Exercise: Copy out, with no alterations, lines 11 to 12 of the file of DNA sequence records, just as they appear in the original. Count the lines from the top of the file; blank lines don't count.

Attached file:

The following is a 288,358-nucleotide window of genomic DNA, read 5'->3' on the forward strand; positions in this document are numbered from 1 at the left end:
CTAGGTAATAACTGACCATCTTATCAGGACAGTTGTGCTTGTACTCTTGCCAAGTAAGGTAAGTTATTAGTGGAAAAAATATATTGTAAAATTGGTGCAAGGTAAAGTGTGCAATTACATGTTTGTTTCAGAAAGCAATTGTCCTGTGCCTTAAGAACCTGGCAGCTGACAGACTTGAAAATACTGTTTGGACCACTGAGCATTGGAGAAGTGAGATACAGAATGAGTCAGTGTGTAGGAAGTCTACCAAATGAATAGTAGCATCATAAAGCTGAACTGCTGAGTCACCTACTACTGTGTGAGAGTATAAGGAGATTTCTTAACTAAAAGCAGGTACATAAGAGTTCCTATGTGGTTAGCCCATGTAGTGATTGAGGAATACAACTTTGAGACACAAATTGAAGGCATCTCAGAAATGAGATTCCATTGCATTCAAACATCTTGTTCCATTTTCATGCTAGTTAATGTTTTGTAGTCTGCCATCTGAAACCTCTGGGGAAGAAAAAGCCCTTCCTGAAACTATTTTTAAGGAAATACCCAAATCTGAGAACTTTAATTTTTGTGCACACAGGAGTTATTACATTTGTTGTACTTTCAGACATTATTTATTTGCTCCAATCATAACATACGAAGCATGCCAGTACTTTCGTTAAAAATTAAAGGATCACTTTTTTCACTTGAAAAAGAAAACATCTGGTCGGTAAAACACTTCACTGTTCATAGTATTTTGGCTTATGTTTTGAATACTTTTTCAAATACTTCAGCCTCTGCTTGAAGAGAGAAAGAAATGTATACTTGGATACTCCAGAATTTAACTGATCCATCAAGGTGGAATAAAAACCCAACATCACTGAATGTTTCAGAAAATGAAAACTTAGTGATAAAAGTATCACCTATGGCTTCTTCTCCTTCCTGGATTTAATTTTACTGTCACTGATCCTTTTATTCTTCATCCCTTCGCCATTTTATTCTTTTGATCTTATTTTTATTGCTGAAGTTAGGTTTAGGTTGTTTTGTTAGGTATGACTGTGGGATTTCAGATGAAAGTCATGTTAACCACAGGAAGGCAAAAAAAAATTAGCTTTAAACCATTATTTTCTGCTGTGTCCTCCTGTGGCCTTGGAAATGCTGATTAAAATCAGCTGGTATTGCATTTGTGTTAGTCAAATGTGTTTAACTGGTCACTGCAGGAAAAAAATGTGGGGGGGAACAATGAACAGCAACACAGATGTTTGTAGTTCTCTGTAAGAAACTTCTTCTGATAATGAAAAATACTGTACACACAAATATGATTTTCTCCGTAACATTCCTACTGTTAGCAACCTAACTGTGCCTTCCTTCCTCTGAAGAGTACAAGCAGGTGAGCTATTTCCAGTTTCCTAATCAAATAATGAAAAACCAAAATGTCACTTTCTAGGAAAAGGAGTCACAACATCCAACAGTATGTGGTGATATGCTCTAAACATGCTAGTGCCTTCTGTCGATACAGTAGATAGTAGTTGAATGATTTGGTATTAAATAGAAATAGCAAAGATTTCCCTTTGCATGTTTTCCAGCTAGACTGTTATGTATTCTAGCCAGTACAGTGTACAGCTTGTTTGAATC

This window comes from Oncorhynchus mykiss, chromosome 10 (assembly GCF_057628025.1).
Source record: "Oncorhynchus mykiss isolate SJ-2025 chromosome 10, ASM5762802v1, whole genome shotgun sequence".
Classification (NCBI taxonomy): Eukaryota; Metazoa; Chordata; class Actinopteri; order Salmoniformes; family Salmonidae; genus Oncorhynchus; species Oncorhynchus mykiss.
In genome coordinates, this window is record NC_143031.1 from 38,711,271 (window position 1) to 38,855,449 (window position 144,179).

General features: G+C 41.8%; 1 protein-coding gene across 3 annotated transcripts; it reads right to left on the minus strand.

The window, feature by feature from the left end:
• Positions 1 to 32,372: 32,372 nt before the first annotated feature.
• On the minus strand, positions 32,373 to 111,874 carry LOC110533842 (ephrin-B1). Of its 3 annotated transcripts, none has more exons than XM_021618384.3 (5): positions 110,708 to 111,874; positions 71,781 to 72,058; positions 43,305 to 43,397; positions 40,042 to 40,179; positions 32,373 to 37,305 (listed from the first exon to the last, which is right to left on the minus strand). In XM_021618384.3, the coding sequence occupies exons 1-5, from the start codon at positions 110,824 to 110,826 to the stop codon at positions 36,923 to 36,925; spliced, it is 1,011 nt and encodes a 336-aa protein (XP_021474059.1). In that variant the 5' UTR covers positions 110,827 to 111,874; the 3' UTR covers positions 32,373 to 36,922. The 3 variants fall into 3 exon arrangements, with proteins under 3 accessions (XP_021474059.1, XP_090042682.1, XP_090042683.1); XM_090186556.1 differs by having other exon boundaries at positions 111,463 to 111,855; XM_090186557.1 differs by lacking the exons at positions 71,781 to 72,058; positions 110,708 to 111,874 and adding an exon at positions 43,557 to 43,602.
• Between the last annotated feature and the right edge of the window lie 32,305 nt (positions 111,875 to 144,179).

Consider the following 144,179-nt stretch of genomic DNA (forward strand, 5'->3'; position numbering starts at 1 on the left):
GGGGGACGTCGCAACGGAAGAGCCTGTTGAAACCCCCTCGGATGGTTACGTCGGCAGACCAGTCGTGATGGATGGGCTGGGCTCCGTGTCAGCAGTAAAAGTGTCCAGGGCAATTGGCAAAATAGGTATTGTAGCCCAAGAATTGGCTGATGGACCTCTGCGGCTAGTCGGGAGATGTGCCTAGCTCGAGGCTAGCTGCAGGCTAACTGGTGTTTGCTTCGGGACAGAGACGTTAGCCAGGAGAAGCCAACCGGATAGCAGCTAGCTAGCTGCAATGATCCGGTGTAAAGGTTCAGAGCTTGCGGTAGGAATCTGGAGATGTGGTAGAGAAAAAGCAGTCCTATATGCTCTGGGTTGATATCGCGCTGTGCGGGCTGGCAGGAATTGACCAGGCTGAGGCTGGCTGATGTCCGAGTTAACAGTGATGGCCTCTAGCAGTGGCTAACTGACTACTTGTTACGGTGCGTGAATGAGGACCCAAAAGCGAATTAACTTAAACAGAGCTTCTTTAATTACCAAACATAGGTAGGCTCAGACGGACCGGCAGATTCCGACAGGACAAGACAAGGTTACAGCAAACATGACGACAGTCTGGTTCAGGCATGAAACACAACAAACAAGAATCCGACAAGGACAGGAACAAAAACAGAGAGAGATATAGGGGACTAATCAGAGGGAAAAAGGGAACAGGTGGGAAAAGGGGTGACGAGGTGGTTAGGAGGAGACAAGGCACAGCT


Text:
• Between the last annotated feature and the right edge of the window lie 32,305 nt (positions 111,875 to 144,179).

Consider the following 144,179-nt stretch of genomic DNA (forward strand, 5'->3'; position numbering starts at 1 on the left):